SOUTH CHINA SEA DISPUTE

Recently America and Australia have rejected most of china’s claim over the South China Sea as well are its territorial claims over certain islands. So what is this dispute about? The South China Sea is a marginal sea from Karinata and Malacca Straits to the Strait of Taiwan. The sea is the south of China, east of Vietnam, the west of the Philippines and the east of the Malay Peninsula and Sumatra up to the Strait of Singapore. One-third of the world’s shipping passes through it. About 5.3 trillion worth of goods pass through the South China Sea. 1.2 trillion Of trade is with the US.
Because the sea is surrounded by various countries, the various parts of the sea are also claimed by different countries.But China claims most parts of the sea and Vietnam, Brunei, Philippines, Malaysia and Taiwan have contested the Chinese claim.All the claims of all the countries overlap at some point; all these claims are mostly geological claims and historical claim. China claims 80 per cent of the sea and Taiwan claims the islands of Paracel and Spratly. The Philippines claims the Spratly Islands and the Scarborough Shoal comes under Philippine sovereignty Brunei and Malaysia claimed the southern parts of the sea was under their sovereignty. Vietnam in 2009 began reclaiming the 48 islands they had occupied from before. In retaliation, China reclaimed larger portions of the sea it had occupied since the 1980s. China formed the nine-dash line which extends 2000 km from the Chinese mainland. This line almost touches the Indonesian and Malaysian international waters. In July 2016, an arbitration tribunal was formed under the United Nations Convention on the Law of the Sea in Hague. The tribunal ruled against china’s claims over the South China Sea, the case was brought by the Philippines. The People’s Republic of China and the Republic of China; the countries also did not recognize the tribunal. Disregarded the judgment of the tribunal and dismissed the judgment saying that this matter should be solved by negotiating with other claimants.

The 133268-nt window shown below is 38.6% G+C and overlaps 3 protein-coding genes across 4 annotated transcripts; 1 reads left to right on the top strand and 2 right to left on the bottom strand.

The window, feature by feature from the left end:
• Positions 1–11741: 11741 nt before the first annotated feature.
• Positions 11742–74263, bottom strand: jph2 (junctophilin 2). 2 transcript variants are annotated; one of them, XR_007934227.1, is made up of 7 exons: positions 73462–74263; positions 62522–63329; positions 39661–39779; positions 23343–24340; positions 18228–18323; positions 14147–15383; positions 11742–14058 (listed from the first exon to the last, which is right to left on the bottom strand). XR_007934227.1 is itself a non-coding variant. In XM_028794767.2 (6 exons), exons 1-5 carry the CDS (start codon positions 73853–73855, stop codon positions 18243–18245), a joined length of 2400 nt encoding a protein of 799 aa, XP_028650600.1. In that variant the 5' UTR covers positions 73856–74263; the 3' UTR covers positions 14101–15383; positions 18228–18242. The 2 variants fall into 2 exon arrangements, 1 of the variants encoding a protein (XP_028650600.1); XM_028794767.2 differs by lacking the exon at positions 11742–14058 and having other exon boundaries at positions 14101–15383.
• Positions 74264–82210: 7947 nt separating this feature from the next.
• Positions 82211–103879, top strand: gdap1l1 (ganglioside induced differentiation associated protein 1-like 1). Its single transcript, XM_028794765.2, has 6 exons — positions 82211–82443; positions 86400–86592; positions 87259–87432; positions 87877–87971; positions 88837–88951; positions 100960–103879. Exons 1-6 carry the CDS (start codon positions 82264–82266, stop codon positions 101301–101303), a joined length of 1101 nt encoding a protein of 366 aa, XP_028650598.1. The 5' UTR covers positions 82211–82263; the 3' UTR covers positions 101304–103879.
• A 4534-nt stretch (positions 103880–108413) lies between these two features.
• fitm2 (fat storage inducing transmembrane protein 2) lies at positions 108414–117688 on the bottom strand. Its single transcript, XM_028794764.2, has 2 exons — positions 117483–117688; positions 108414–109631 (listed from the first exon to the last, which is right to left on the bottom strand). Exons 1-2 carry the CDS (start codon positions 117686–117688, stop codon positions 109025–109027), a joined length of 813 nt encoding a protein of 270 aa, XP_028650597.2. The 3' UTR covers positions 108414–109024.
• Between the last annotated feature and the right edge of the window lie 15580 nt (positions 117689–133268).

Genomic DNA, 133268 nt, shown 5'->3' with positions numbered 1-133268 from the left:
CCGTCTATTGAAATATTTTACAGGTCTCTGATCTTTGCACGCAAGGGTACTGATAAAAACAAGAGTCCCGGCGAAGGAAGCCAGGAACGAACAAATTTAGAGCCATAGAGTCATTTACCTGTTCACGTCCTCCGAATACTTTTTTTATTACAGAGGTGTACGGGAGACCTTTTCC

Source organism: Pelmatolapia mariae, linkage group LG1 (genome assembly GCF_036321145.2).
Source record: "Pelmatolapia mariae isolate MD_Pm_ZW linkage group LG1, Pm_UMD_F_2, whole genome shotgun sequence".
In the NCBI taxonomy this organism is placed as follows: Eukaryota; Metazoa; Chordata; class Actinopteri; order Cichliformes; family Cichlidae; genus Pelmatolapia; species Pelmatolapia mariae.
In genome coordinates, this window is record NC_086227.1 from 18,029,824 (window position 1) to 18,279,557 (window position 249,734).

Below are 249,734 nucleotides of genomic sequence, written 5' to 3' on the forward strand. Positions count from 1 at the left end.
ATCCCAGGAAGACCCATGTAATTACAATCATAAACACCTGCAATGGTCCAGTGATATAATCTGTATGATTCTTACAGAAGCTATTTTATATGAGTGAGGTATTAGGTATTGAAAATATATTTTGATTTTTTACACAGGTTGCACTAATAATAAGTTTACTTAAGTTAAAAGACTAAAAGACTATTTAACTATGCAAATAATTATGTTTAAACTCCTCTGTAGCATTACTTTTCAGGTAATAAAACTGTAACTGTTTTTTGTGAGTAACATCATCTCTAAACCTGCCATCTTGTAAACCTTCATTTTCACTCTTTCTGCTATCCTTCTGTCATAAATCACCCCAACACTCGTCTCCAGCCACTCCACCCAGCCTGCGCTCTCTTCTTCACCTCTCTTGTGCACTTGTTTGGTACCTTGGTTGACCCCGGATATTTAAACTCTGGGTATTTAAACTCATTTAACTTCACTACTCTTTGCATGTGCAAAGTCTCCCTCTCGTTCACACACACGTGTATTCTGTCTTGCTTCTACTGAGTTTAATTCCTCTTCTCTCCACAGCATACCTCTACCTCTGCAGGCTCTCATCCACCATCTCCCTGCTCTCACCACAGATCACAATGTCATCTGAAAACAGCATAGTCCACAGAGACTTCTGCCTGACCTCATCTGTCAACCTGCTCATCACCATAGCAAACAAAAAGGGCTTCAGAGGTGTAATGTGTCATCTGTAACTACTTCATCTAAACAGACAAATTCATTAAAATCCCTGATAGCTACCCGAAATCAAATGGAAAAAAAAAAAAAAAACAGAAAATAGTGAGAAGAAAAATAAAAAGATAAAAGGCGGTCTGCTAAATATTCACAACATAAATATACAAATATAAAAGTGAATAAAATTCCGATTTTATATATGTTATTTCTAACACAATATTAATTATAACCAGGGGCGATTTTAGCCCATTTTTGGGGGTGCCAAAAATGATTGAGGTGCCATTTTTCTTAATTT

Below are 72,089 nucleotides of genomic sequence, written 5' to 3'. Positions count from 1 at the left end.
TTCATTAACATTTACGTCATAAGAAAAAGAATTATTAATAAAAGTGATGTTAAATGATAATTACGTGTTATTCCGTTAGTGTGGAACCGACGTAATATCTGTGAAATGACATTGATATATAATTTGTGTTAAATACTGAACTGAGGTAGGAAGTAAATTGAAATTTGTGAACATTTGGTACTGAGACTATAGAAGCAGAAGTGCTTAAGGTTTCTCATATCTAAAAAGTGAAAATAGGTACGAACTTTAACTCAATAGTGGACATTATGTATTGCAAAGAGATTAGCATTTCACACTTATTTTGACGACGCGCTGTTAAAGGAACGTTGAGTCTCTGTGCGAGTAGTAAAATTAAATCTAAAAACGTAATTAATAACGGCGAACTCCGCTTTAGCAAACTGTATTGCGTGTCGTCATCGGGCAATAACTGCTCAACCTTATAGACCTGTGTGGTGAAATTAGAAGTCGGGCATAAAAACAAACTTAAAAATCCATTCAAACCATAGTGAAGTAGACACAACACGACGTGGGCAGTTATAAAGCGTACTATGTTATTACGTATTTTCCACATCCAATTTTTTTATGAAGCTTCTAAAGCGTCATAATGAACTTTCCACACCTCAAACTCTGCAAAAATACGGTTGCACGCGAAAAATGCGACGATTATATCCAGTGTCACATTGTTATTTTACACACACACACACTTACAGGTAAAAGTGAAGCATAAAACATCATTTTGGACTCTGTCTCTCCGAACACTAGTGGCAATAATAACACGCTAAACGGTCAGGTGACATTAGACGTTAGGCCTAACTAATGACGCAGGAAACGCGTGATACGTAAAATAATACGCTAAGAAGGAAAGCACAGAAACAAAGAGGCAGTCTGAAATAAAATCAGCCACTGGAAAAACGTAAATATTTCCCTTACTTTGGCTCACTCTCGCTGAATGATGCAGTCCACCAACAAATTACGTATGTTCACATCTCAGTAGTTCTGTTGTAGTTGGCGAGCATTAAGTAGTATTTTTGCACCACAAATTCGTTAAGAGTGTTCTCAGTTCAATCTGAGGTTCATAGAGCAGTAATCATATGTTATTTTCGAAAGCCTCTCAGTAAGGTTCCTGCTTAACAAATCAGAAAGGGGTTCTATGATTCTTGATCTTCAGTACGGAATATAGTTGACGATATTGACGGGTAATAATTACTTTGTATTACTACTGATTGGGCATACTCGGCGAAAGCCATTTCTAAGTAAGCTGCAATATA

According to the international laws and the United Nations Convention on the Law of the Sea, every nation in the South China Sea have the right to claim 200 nautical miles of the sea as an exclusive economic zone where they can mine for oil or minerals or exploit the sea and sea bed. When the boundaries overlap usually countries negotiate to agree. But this hasn’t happened in the South China Sea. All countries have historical claim over the sea. China claims most of the sea due to ancient claims of trade, Japan occupied islands of the South China Sea, and the country later recognized Taiwan thus giving Taiwan historical claim over the land. Also, the nine-dash line is not recognized by international law. Taiwan isn’t recognized as a sovereign state, the country isn’t a signatory to the Convention on the Law of the Sea. In international law, for a country to claim part of the sea, the island must be habitable for humans, there was no such island found on Spratly islands.
This sea is important as it houses one-third of the world’s sea trade and the sea is also a huge source of oils and natural gas. The sea also has 80 per cent of China’s sea trade. The situation hasn’t evolved and there is no resolution as no two countries are open to bilateral negotiations as of now.

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